Callum Walker’s The Black Dog on my Sofa has a lot to say about depression, and for the most part it does so in original and interesting ways, tackling the issue from a fresh, non-preachy perspective, which will no doubt help some people better understand the better.

Essentially a sequence of metaphors exploring various aspects of depression those not familiar with the disease may not be aware of (lethargy, lack of motivation, inability to sleep, and many more), the play in no way suffers from its lack of a traditional story arch, tracing the degeneration of its main character, Meg, played by Grace Williams, perfectly.

Williams’ performance is shaky at first but she quickly grows into her role, showing an extraordinary subtlety of expression marking quite magnificently Meg’s descent into depression throughout the course of the play.

“Beth Wilson…is one of the best actors to have graced the New Theatre stage”

Though she is not given much variety to work with, Beth Wilson’s mere presence and delivery continues to prove that she is one of the best actors to have graced the New Theatre stage. Elsewhere, Rose Edgeworth (‘Lucy’) and Will Berrington (‘John’) give believable enough performances, with the latter providing the only true big laugh of the play. With the otherwise serious character leaning back smugly into the titular couch and asking to an unsuspecting audience, ‘Do you mind if I vape?’ –  a shallow joke poking fun at society which gains all of its humour from Berrington’s delivery of the line, perfectly opposing the traditional gentlemanly atmosphere he otherwise exudes.

“Many of the jokes, which are few and far between, fall flat”

 Indeed, many of the jokes, which are few and far between, fall flat, and those who look towards The Black Dog on my Sofa anticipating a high point of dark comedy will be disappointed, and the dialogue can seem a bit forced when the characters threaten to move into more philosophical territory (see the awkward ‘It’s weird, sleeping over without the sleeping. I’m just – over’).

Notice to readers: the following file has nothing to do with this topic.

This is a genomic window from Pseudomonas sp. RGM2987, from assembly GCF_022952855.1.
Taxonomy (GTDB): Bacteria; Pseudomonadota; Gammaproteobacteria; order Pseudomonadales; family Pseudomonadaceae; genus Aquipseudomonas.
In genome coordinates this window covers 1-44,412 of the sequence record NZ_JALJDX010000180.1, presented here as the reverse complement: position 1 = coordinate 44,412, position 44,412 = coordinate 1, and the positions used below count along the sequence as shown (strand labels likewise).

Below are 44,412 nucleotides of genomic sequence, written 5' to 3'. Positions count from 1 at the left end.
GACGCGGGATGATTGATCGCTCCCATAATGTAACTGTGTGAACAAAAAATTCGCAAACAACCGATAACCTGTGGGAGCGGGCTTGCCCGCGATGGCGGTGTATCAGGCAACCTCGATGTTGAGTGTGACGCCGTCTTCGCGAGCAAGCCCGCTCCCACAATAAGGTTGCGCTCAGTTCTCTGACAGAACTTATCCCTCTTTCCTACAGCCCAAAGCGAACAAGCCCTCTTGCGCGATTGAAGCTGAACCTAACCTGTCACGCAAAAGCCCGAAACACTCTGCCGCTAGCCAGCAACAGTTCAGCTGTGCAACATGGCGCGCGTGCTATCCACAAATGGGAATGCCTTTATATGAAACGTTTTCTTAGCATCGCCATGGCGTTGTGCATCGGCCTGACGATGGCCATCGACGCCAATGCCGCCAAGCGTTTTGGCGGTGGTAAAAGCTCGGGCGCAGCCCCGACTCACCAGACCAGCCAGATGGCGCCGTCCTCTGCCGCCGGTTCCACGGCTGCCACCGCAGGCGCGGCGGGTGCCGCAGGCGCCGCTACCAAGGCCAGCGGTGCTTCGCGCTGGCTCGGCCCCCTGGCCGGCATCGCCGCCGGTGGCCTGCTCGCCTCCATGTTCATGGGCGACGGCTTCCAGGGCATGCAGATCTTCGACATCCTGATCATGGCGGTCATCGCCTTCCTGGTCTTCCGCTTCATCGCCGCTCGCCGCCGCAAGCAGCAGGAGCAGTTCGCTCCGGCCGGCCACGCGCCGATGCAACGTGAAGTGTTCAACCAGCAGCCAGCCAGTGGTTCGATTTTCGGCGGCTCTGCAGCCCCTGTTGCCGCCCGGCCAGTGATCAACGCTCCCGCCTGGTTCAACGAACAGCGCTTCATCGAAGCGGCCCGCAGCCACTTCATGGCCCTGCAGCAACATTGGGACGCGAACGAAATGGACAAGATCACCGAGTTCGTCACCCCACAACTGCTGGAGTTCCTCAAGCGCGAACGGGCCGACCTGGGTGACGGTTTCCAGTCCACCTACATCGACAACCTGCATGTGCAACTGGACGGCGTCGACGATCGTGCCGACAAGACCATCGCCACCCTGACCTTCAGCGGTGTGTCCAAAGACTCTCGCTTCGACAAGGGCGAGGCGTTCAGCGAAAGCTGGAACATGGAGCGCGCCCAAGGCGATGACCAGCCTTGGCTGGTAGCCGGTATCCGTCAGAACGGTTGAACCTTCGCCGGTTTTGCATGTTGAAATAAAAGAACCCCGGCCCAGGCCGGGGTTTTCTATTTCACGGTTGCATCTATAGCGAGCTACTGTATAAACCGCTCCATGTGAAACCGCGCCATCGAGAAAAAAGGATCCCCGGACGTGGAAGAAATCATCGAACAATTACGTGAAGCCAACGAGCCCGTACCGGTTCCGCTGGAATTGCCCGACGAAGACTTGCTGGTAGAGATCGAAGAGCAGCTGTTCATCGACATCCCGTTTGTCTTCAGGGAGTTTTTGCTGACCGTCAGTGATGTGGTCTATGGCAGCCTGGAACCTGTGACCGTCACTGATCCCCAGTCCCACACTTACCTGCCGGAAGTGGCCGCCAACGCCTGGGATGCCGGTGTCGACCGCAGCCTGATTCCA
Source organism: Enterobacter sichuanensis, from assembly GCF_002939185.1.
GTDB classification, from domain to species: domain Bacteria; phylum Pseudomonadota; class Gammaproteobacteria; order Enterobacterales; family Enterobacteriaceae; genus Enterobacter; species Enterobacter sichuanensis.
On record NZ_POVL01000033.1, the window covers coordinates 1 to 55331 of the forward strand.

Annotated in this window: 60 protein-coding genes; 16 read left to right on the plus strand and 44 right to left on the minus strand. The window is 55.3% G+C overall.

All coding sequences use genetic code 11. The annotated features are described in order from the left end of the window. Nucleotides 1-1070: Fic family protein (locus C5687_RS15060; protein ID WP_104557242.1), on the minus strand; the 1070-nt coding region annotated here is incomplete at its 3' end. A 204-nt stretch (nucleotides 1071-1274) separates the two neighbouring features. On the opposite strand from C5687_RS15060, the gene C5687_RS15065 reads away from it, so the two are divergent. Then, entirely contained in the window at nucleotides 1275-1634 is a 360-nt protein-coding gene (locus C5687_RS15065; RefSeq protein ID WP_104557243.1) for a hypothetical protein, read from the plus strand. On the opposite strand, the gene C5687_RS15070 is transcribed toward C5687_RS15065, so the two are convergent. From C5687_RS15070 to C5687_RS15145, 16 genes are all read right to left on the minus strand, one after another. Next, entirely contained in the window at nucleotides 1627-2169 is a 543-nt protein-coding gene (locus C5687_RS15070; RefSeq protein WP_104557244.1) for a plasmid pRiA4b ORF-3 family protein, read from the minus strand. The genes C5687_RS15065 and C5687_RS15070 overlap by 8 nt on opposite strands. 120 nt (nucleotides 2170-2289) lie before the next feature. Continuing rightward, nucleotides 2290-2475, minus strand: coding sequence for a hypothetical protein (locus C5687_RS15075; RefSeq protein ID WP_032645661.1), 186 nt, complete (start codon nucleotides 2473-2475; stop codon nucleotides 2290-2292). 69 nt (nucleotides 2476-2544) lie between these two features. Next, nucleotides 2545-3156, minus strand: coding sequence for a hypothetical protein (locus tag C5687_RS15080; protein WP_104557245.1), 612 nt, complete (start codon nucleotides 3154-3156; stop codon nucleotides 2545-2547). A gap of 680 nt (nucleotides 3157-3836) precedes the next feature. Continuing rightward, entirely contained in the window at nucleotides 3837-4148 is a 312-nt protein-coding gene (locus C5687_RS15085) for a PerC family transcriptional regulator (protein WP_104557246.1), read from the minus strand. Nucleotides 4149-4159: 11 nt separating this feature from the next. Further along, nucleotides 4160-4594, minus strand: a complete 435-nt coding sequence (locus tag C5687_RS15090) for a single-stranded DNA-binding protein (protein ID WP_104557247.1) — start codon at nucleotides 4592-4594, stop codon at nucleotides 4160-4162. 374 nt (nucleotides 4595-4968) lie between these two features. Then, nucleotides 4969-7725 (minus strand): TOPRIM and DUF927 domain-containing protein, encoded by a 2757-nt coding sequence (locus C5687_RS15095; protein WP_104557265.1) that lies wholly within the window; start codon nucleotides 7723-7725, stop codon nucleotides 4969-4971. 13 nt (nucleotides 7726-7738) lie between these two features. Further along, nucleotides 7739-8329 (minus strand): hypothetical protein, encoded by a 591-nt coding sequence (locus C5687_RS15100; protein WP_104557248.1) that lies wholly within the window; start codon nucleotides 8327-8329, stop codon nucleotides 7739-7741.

However, generally Walker’s writing is tight enough, with one particular line (‘We’re a problem-solving machine…’) proving that he is a master of foreshadowing, justifying the play’s highly effective ending which may have otherwise seemed abrupt and melodramatic.

“Walker proves his competence as a director as well as writer”

The closing sequence is tense and moving, and Walker proves his competence as a director as well as writer in the imagery he creates through the use of proxemics, especially when multiple characters are sitting on the titular sofa; with so many of the visual images employing attention, this is a play which will haunt audiences long after the lights come on.

“The play perfectly evokes the feeling of suffocation associated with depression”

And boy, will you be glad when the lights are on. The play perfectly evokes the feeling of suffocation associated with depression, and while some of the metaphors seem to fit uncomfortably with the rest of the narrative, generally The Black Dog on the Sofa expresses the illness surprisingly accurately on a theatrical stage. Though Williams’ performance generates most of the emotion in this production, depression is smartly externalised in every aspect of the play, from the set-pieces discussing Meg’s lack of motivation to the set design; with empty crisp packets and unread books, as well as the permanent semi-darkness, helping to form a visual representation of Meg’s head.

“Go and see The Black Dog on the Sofa”

If the enthusiasm that this play deserves hasn’t come across in this review, it is because of the seriousness of the subject matter. Go and see The Black Dog on the Sofa. It is a play which will hopefully help facilitate understanding and discussion about a still oft-misunderstood illness, and even if it weren’t for the seriousness of Walker’s message (you won’t forget the final act in a hurry), it would still be a fascinating curio, worth watching for the atmosphere and William’s performance alone. It is not without flaws, but its flaws, especially awkward humour, help add to the sense of unease created throughout.

This is a play that I can’t help but feel needed to be made, and now that it has, it deserves to be seen.

7/10 – Great show but room for improvement

Matteo Everett

Image courtesy of the Nottingham New Theatre

‘The Black Dog On The Sofa is running at the Nottingham New Theatre until Tuesday 21st March. For more information and where to find tickets see here.

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